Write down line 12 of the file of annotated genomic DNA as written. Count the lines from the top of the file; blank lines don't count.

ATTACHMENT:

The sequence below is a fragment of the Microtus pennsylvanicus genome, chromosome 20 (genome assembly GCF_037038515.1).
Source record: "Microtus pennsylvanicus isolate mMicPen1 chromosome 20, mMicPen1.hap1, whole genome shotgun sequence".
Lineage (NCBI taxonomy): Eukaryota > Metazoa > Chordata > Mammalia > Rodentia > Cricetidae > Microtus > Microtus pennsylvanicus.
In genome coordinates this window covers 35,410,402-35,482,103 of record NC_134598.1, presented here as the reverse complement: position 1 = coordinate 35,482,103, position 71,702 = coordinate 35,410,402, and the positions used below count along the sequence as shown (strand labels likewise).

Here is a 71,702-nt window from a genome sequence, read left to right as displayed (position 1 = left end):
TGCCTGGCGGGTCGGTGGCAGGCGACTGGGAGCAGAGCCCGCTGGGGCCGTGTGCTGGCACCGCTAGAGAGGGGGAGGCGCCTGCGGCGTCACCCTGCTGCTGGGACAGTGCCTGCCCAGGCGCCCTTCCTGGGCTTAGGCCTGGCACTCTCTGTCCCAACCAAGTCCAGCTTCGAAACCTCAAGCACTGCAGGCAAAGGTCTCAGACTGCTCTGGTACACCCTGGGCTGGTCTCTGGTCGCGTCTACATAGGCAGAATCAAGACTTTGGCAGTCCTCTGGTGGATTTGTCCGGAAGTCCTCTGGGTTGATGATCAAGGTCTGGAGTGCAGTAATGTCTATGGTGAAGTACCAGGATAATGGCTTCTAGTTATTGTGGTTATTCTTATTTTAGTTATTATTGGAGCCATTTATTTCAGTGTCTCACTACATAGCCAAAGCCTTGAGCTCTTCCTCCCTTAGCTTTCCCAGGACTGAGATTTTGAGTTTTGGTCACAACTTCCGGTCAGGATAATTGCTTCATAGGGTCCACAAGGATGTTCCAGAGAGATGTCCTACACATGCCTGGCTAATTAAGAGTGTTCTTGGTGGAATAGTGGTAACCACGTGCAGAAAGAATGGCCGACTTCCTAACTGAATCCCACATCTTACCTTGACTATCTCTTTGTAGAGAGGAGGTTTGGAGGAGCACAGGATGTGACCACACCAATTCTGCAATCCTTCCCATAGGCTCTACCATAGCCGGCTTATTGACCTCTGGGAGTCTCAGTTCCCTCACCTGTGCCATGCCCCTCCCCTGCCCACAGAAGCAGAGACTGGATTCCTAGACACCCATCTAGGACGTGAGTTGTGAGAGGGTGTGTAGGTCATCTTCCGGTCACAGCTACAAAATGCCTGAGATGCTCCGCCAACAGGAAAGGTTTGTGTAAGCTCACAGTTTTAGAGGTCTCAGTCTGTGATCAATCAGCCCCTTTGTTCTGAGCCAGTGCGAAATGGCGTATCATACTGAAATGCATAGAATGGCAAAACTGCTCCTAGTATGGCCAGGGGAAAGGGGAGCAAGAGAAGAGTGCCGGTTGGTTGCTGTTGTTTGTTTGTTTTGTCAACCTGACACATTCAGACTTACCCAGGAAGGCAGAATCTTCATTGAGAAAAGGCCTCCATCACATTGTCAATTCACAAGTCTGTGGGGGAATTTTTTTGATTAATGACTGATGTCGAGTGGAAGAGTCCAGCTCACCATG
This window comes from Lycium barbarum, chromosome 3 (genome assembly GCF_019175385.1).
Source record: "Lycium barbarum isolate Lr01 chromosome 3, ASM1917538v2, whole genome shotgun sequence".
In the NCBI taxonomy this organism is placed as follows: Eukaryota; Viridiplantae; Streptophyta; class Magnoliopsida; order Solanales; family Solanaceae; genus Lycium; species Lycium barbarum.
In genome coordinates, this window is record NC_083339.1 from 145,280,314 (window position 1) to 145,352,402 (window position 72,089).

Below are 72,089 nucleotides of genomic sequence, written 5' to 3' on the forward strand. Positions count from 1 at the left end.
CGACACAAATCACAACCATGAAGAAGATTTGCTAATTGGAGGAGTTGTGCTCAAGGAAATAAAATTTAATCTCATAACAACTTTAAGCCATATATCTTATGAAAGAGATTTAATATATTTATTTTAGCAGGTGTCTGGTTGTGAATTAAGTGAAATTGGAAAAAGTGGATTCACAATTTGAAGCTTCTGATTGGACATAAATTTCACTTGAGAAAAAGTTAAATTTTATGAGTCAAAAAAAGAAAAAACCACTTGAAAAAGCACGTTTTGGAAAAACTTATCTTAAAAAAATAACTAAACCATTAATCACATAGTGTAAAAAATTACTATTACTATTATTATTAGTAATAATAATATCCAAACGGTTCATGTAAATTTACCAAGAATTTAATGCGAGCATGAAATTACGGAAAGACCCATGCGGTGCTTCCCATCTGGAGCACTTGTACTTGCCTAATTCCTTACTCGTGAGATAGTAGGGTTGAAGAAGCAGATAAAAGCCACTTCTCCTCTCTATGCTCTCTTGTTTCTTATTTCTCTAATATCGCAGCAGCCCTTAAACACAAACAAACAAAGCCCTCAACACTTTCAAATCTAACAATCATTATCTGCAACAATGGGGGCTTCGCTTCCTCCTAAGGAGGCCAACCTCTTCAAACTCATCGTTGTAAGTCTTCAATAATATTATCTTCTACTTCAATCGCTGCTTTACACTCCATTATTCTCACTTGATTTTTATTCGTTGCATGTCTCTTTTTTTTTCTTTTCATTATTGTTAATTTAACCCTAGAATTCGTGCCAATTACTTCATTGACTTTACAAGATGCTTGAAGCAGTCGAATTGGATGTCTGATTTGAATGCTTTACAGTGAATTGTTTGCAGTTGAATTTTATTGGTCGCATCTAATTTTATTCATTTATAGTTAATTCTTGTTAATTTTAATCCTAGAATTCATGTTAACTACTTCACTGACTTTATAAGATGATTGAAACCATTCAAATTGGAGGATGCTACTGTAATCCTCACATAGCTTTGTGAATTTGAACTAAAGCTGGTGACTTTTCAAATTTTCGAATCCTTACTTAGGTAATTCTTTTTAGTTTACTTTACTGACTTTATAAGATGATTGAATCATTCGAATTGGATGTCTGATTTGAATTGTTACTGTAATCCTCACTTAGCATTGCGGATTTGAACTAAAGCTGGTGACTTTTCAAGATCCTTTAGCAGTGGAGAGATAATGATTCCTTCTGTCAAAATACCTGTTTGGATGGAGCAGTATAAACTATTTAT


CGACACAAATCACAACCATGAAGAAGATTTGCTAATTGGAGGAGTTGTGCTCAAGGAAATAAAATTTAATCTCATAACAACTTTAAGCCATATATCTTATGAAAGAGATTTAATATATTTATTTTAGCAGGTGTCTGGTTGTGAATTAAGTGAAATTGGAAAAAGTGGATTCACAATTTGAAGCTTCTGATTGGACATAAATTTCACTTGAGAAAAAGTTAAATTTTATGAGTCAAAAAAAGAAAAAACCACTTGAAAAAGCACGTTTTGGAAAAACTTATCTTAAAAAAATAACTAAACCATTAATCACATAGTGTAAAAAATTACTATTACTATTATTATTAGTAATAATAATATCCAAACGGTTCATGTAAATTTACCAAGAATTTAATGCGAGCATGAAATTACGGAAAGACCCATGCGGTGCTTCCCATCTGGAGCACTTGTACTTGCCTAATTCCTTACTCGTGAGATAGTAGGGTTGAAGAAGCAGATAAAAGCCACTTCTCCTCTCTATGCTCTCTTGTTTCTTATTTCTCTAATATCGCAGCAGCCCTTAAACACAAACAAACAAAGCCCTCAACACTTTCAAATCTAACAATCATTATCTGCAACAATGGGGGCTTCGCTTCCTCCTAAGGAGGCCAACCTCTTCAAACTCATCGTTGTAAGTCTTCAATAATATTATCTTCTACTTCAATCGCTGCTTTACACTCCATTATTCTCACTTGATTTTTATTCGTTGCATGTCTCTTTTTTTTTCTTTTCATTATTGTTAATTTAACCCTAGAATTCGTGCCAATTACTTCATTGACTTTACAAGATGCTTGAAGCAGTCGAATTGGATGTCTGATTTGAATGCTTTACAGTGAATTGTTTGCAGTTGAATTTTATTGGTCGCATCTAATTTTATTCATTTATAGTTAATTCTTGTTAATTTTAATCCTAGAATTCATGTTAACTACTTCACTGACTTTATAAGATGATTGAAACCATTCAAATTGGAGGATGCTACTGTAATCCTCACATAGCTTTGTGAATTTGAACTAAAGCTGGTGACTTTTCAAATTTTCGAATCCTTACTTAGGTAATTCTTTTTAGTTTACTTTACTGACTTTATAAGATGATTGAATCATTCGAATTGGATGTCTGATTTGAATTGTTACTGTAATCCTCACTTAGCATTGCGGATTTGAACTAAAGCTGGTGACTTTTCAAGATCCTTTAGCAGTGGAGAGATAATGATTCCTTCTGTCAAAATACCTGTTTGGATGGAGCAGTATAAACTATTTAT